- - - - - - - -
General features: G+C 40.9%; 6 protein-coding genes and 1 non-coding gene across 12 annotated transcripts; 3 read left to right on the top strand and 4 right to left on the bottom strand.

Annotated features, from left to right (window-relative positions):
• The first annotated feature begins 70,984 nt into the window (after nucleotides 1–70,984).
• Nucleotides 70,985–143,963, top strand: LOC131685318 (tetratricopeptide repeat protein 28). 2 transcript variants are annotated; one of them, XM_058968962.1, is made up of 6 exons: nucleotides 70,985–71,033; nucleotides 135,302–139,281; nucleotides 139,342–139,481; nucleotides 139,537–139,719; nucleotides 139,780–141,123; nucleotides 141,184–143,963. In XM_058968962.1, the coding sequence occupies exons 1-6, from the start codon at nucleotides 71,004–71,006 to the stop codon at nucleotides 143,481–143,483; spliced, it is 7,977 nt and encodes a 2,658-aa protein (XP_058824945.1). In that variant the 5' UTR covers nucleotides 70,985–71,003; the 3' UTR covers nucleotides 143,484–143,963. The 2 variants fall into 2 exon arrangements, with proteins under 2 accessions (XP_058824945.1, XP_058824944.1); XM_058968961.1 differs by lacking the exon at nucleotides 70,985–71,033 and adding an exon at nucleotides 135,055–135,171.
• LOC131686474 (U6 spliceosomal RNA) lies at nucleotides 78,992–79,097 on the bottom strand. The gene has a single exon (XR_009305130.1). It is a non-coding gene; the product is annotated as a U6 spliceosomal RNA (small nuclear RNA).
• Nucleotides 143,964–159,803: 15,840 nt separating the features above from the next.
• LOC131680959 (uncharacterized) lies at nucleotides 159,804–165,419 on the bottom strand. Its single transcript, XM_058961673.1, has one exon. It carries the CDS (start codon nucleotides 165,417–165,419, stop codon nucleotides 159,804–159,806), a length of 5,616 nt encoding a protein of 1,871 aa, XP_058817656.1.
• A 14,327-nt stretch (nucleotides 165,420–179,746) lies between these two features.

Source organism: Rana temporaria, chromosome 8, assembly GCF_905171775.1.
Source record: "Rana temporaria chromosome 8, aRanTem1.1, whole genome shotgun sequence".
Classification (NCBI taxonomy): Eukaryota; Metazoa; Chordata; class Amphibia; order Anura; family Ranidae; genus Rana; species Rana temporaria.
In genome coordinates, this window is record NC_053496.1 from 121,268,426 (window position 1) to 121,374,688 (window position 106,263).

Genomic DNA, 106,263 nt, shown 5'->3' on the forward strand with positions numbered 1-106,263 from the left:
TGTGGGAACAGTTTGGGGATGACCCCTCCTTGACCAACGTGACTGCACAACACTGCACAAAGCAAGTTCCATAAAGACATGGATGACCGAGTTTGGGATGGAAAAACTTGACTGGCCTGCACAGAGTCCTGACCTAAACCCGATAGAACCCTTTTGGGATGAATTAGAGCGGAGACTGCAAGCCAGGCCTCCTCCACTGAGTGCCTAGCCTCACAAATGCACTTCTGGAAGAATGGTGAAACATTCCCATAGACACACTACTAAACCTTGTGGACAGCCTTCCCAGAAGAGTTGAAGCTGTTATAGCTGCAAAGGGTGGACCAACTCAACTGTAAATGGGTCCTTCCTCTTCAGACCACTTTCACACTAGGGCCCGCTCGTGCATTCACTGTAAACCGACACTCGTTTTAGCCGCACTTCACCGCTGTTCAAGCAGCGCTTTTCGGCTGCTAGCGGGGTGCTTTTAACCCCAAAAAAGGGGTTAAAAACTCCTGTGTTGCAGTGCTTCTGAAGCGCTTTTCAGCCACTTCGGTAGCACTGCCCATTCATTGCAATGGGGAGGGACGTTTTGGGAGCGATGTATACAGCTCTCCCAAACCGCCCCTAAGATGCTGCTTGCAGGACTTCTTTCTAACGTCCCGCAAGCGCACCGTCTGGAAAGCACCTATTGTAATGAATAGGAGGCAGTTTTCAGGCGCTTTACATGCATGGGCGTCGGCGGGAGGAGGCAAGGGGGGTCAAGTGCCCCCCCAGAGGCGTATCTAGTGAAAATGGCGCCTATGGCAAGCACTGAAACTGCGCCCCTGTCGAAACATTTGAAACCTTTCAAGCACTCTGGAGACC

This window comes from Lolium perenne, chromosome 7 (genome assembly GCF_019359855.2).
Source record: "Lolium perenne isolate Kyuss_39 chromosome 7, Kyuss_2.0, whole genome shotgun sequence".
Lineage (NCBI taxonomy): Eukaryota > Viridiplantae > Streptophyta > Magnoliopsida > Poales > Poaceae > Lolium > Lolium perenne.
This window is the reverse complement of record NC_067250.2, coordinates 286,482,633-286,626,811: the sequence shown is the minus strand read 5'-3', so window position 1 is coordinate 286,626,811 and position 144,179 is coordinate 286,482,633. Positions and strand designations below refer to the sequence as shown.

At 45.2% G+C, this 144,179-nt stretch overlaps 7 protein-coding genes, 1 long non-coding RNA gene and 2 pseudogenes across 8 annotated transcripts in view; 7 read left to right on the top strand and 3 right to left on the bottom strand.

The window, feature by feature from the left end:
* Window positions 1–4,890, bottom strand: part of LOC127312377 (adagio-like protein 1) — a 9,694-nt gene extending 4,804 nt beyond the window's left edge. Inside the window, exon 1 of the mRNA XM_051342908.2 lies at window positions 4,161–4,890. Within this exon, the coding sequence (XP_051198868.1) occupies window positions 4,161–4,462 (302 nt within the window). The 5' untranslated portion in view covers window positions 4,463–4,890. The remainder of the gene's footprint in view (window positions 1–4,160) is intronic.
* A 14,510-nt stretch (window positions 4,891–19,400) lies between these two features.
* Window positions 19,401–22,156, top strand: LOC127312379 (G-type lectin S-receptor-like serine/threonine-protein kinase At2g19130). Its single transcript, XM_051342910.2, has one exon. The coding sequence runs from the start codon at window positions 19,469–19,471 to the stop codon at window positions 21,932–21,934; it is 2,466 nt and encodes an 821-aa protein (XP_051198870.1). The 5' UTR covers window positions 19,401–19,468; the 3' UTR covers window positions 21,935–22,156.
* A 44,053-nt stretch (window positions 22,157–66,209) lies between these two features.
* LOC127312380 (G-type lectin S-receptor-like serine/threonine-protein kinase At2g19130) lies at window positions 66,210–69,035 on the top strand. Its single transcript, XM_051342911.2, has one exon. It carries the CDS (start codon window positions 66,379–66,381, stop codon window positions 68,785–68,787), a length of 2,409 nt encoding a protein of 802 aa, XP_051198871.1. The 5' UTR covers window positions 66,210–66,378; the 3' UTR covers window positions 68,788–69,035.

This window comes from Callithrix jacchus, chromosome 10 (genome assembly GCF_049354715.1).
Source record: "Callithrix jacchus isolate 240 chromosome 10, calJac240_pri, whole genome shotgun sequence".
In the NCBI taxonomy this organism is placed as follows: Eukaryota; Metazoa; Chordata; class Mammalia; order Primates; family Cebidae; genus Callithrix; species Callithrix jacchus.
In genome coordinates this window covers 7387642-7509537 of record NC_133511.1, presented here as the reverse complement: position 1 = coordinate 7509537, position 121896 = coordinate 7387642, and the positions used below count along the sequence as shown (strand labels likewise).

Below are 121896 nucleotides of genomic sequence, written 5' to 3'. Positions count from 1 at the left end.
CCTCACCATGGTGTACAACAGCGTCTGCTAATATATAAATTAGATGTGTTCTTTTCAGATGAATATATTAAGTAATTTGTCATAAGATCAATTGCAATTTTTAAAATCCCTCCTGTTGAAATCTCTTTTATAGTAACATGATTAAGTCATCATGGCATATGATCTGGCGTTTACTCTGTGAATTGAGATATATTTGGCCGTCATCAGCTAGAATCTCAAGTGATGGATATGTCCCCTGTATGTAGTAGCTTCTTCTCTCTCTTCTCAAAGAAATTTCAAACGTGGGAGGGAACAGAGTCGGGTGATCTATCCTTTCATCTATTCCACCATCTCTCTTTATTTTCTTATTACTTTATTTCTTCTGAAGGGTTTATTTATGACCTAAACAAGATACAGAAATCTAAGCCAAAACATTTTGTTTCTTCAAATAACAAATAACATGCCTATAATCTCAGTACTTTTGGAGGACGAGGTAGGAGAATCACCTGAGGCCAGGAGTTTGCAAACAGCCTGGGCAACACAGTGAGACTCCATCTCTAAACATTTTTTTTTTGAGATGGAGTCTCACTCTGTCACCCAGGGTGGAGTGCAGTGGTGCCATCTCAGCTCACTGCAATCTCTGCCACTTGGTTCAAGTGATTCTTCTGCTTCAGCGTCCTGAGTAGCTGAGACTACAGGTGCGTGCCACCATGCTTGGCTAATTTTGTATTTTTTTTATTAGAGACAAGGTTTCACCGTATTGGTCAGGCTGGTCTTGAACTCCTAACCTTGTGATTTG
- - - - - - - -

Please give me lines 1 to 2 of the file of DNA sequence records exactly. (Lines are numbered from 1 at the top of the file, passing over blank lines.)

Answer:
General features: G+C 40.9%; 6 protein-coding genes and 1 non-coding gene across 12 annotated transcripts; 3 read left to right on the top strand and 4 right to left on the bottom strand.

Annotated features, from left to right (window-relative positions):